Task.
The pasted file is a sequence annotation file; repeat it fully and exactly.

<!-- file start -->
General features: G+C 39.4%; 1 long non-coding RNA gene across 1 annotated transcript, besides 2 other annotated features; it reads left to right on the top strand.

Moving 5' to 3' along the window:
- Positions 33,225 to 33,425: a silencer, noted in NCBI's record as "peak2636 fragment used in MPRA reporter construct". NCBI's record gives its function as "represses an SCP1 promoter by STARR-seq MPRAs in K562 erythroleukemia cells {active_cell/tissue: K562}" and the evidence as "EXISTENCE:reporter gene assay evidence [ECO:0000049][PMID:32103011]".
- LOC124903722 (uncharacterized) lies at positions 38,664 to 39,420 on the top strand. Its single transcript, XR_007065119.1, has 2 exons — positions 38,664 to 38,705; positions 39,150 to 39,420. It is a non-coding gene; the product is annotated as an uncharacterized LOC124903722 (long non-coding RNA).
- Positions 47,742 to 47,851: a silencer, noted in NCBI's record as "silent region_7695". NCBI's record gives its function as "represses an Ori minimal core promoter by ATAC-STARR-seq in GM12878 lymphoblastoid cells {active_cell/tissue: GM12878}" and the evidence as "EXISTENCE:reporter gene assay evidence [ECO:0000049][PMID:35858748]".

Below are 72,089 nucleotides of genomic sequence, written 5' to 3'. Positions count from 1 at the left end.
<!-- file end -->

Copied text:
General features: G+C 39.4%; 1 long non-coding RNA gene across 1 annotated transcript, besides 2 other annotated features; it reads left to right on the top strand.

Moving 5' to 3' along the window:
- Positions 33,225 to 33,425: a silencer, noted in NCBI's record as "peak2636 fragment used in MPRA reporter construct". NCBI's record gives its function as "represses an SCP1 promoter by STARR-seq MPRAs in K562 erythroleukemia cells {active_cell/tissue: K562}" and the evidence as "EXISTENCE:reporter gene assay evidence [ECO:0000049][PMID:32103011]".
- LOC124903722 (uncharacterized) lies at positions 38,664 to 39,420 on the top strand. Its single transcript, XR_007065119.1, has 2 exons — positions 38,664 to 38,705; positions 39,150 to 39,420. It is a non-coding gene; the product is annotated as an uncharacterized LOC124903722 (long non-coding RNA).
- Positions 47,742 to 47,851: a silencer, noted in NCBI's record as "silent region_7695". NCBI's record gives its function as "represses an Ori minimal core promoter by ATAC-STARR-seq in GM12878 lymphoblastoid cells {active_cell/tissue: GM12878}" and the evidence as "EXISTENCE:reporter gene assay evidence [ECO:0000049][PMID:35858748]".

Below are 72,089 nucleotides of genomic sequence, written 5' to 3'. Positions count from 1 at the left end.